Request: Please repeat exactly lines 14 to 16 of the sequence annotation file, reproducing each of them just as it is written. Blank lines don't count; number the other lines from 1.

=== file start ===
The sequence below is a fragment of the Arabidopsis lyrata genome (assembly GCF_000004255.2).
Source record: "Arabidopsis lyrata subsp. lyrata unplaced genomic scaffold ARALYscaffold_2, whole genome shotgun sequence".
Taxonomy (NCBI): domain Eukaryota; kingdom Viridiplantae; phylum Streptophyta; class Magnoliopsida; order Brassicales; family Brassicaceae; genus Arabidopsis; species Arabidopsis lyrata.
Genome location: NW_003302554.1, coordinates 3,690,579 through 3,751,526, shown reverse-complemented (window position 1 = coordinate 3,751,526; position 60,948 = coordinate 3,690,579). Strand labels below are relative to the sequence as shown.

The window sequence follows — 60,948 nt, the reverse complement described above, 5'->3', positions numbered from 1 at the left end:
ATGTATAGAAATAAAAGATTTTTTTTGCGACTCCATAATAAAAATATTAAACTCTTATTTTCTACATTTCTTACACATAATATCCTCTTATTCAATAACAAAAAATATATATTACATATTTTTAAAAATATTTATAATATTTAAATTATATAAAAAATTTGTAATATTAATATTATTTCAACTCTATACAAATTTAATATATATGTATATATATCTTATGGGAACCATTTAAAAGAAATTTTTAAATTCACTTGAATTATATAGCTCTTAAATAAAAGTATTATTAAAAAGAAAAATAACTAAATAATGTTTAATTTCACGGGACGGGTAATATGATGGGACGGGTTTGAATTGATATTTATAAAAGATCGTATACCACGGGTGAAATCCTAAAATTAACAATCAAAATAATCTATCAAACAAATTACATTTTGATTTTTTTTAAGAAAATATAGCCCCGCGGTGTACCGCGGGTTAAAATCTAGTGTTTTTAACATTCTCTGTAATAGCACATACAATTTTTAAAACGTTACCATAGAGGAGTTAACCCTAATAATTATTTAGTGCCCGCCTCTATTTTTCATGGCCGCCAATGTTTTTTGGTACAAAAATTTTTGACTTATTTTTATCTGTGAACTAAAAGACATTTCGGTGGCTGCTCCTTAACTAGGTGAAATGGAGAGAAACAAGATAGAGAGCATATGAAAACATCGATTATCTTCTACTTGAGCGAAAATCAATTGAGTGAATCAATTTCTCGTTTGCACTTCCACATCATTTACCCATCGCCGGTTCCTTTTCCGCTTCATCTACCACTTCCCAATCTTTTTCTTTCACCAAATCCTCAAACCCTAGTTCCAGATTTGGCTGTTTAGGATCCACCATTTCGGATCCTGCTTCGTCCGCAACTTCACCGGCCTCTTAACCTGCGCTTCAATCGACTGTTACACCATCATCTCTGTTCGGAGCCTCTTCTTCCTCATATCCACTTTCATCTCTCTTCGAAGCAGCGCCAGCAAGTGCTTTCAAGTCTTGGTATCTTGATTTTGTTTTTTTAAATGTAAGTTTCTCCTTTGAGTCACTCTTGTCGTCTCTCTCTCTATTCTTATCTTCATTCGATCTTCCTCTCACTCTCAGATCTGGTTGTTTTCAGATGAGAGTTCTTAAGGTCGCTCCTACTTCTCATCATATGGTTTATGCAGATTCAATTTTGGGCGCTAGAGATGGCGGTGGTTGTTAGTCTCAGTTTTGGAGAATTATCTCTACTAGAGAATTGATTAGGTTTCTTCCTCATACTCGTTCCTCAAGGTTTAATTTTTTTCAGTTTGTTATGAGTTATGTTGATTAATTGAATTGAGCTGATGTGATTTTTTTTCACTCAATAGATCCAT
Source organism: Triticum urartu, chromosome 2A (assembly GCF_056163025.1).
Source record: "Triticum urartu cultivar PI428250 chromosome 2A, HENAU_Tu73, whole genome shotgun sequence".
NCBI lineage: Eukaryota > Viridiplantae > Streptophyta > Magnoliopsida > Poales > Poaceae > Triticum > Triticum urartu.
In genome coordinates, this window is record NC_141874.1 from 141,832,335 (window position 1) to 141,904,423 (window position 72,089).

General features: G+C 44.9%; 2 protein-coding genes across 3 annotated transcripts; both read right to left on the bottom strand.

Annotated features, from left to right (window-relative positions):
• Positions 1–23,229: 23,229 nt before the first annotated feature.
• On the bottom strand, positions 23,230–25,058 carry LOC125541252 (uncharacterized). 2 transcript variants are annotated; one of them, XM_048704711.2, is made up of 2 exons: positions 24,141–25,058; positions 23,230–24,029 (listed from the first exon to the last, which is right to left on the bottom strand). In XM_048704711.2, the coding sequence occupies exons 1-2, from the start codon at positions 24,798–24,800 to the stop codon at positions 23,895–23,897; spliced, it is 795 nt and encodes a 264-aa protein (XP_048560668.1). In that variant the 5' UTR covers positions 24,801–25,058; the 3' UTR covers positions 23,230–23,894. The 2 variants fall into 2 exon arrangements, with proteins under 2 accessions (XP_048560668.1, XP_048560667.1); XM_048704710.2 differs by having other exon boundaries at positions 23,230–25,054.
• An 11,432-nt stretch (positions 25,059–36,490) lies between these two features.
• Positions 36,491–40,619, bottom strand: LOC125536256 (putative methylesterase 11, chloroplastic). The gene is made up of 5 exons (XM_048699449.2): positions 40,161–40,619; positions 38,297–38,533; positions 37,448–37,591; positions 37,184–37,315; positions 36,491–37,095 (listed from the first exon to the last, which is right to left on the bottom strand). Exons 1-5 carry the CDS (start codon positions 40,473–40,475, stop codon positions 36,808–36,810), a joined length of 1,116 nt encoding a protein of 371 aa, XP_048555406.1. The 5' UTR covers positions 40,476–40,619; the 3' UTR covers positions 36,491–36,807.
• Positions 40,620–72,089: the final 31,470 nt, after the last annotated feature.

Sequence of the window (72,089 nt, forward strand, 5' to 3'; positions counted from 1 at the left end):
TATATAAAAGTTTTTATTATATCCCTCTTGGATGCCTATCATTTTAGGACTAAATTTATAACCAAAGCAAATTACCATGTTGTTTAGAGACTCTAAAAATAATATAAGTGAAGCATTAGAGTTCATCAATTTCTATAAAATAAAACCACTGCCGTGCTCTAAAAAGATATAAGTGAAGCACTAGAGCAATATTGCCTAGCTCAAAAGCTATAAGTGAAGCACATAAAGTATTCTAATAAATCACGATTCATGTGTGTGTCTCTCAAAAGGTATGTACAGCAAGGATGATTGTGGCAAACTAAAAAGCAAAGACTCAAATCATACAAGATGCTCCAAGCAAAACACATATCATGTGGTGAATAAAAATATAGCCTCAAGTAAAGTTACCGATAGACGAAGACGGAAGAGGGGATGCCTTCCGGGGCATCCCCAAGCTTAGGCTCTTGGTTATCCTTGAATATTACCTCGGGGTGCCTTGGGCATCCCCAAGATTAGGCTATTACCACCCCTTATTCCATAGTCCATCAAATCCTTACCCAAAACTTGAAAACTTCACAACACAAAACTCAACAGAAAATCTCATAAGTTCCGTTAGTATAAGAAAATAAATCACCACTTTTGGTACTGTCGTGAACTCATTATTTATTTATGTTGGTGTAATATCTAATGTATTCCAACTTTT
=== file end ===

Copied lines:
• On the bottom strand, positions 23,230–25,058 carry LOC125541252 (uncharacterized). 2 transcript variants are annotated; one of them, XM_048704711.2, is made up of 2 exons: positions 24,141–25,058; positions 23,230–24,029 (listed from the first exon to the last, which is right to left on the bottom strand). In XM_048704711.2, the coding sequence occupies exons 1-2, from the start codon at positions 24,798–24,800 to the stop codon at positions 23,895–23,897; spliced, it is 795 nt and encodes a 264-aa protein (XP_048560668.1). In that variant the 5' UTR covers positions 24,801–25,058; the 3' UTR covers positions 23,230–23,894. The 2 variants fall into 2 exon arrangements, with proteins under 2 accessions (XP_048560668.1, XP_048560667.1); XM_048704710.2 differs by having other exon boundaries at positions 23,230–25,054.
• An 11,432-nt stretch (positions 25,059–36,490) lies between these two features.
• Positions 36,491–40,619, bottom strand: LOC125536256 (putative methylesterase 11, chloroplastic). The gene is made up of 5 exons (XM_048699449.2): positions 40,161–40,619; positions 38,297–38,533; positions 37,448–37,591; positions 37,184–37,315; positions 36,491–37,095 (listed from the first exon to the last, which is right to left on the bottom strand). Exons 1-5 carry the CDS (start codon positions 40,473–40,475, stop codon positions 36,808–36,810), a joined length of 1,116 nt encoding a protein of 371 aa, XP_048555406.1. The 5' UTR covers positions 40,476–40,619; the 3' UTR covers positions 36,491–36,807.